Problem Solving

So, I sometimes really want to kick myself for mistakes that I make. Especially when it is a really basic and fundamental part of the weaving process in general.

Typically, when I design a project, I look up the manufacturer’s suggested sett for the yarn AND I also measure it. This current set of scarves that I have on the loom is made with a yarn that I have never used before. Thinking that I had it under control I just measured it myself and didn’t look up the suggested sett.

Needless to say, I messed up a little bit.

This is the warp drawdown for the draft I designed.
This is the warp drawdown for the draft I designed.
This is the initial weaving off the loom. The warp was set at 12 ends per inch. See how the pattern is squished and elongated? That is a HUGE cue that the warp is set at the wrong ends per inch.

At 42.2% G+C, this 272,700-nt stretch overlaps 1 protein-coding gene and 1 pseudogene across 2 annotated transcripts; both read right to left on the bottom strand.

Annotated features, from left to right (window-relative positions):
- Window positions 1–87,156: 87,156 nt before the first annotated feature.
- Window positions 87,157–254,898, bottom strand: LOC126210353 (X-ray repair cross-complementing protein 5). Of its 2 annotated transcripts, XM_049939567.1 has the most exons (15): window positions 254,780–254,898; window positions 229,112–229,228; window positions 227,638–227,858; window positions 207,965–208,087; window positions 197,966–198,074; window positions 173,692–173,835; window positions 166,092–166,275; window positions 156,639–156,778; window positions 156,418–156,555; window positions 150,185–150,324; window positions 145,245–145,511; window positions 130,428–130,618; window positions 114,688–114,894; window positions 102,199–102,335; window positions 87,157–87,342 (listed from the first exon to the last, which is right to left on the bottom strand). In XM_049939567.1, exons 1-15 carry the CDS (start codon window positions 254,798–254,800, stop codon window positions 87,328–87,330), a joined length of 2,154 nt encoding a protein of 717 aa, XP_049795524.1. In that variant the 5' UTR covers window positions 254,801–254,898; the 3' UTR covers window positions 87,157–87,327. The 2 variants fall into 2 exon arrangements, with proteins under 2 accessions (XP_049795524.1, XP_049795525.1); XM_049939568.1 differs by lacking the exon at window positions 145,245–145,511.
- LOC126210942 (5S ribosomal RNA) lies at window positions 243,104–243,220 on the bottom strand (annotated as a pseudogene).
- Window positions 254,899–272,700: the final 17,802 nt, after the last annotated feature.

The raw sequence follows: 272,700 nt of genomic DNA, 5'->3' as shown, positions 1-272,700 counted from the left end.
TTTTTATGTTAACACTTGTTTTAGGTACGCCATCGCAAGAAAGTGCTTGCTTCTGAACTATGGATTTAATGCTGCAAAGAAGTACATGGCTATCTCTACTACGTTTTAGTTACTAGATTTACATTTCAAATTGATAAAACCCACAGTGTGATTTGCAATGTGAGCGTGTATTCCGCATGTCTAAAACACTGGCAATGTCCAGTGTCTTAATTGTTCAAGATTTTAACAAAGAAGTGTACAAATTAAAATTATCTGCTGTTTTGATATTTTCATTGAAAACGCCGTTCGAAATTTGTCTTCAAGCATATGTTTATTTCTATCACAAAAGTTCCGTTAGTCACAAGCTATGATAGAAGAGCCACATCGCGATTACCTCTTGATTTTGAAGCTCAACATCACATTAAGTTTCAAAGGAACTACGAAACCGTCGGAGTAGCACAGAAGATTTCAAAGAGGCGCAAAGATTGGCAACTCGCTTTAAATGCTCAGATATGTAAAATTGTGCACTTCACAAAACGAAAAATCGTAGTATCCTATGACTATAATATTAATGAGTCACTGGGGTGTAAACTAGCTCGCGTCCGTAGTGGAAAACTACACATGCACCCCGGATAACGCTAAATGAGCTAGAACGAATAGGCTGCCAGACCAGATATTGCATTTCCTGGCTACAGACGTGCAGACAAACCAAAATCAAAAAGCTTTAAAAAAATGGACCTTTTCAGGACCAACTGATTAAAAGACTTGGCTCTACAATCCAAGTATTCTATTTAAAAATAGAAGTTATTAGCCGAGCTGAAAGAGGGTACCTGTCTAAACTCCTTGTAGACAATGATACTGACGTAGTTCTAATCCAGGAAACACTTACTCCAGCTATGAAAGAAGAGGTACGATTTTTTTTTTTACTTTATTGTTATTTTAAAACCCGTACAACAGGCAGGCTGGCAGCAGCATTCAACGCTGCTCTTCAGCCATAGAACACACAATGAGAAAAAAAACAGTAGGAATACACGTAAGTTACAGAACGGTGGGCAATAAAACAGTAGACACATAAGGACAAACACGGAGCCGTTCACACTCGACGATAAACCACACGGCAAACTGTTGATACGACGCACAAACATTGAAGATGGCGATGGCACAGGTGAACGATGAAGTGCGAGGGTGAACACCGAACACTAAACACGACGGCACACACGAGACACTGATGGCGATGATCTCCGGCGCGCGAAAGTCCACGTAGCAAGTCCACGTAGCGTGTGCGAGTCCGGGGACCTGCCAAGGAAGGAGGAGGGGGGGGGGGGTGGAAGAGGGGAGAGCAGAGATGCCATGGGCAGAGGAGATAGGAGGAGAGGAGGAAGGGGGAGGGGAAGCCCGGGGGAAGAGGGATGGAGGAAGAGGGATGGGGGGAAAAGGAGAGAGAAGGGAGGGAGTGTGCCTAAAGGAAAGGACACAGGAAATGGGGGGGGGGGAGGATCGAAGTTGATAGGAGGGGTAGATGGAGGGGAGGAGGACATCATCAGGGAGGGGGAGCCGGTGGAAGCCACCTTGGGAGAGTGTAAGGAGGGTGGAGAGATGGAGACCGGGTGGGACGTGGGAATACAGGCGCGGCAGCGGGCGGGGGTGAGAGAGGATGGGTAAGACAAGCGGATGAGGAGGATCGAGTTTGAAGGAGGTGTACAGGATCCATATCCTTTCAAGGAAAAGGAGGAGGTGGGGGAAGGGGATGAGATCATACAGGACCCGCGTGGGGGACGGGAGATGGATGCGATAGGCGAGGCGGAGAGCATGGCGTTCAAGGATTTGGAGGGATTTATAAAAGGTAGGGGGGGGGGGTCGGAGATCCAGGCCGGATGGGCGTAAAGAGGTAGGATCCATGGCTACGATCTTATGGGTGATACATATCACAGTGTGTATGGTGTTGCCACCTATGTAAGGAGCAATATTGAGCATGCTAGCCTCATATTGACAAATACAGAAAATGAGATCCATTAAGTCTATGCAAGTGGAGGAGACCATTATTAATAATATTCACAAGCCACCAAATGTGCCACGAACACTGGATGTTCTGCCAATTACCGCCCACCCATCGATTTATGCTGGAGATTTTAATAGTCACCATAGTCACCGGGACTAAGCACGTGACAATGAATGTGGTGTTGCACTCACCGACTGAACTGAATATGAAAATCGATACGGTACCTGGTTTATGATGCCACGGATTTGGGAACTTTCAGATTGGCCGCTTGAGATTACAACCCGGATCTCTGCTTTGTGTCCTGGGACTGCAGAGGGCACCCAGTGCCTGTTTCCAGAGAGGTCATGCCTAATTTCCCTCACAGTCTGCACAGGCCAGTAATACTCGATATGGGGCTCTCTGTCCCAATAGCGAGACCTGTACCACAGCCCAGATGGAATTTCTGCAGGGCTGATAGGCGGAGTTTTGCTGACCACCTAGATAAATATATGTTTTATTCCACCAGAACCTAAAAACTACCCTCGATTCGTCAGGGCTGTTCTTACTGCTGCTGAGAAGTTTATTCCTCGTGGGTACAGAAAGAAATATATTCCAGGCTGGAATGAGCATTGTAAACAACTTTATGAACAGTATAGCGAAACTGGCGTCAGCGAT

This is the initial weaving off the loom. The warp was set at 12 ends per inch. See how the pattern is squished and elongated? That is a HUGE cue that the warp is set at the wrong ends per inch.

I cut off this piece of weaving and then re-sleyed the reed at a tighter sett. I went from 12 ends per inch to now 16 ends per inch.

Now the pattern is squared (for the most part)! Super exciting.
Now the pattern is squared (for the most part)! Super exciting.

Problem solved! Sometimes, to do something right you have to do the things you hate the most (such as unweaving, cutting off some weaving and re-sleying.)

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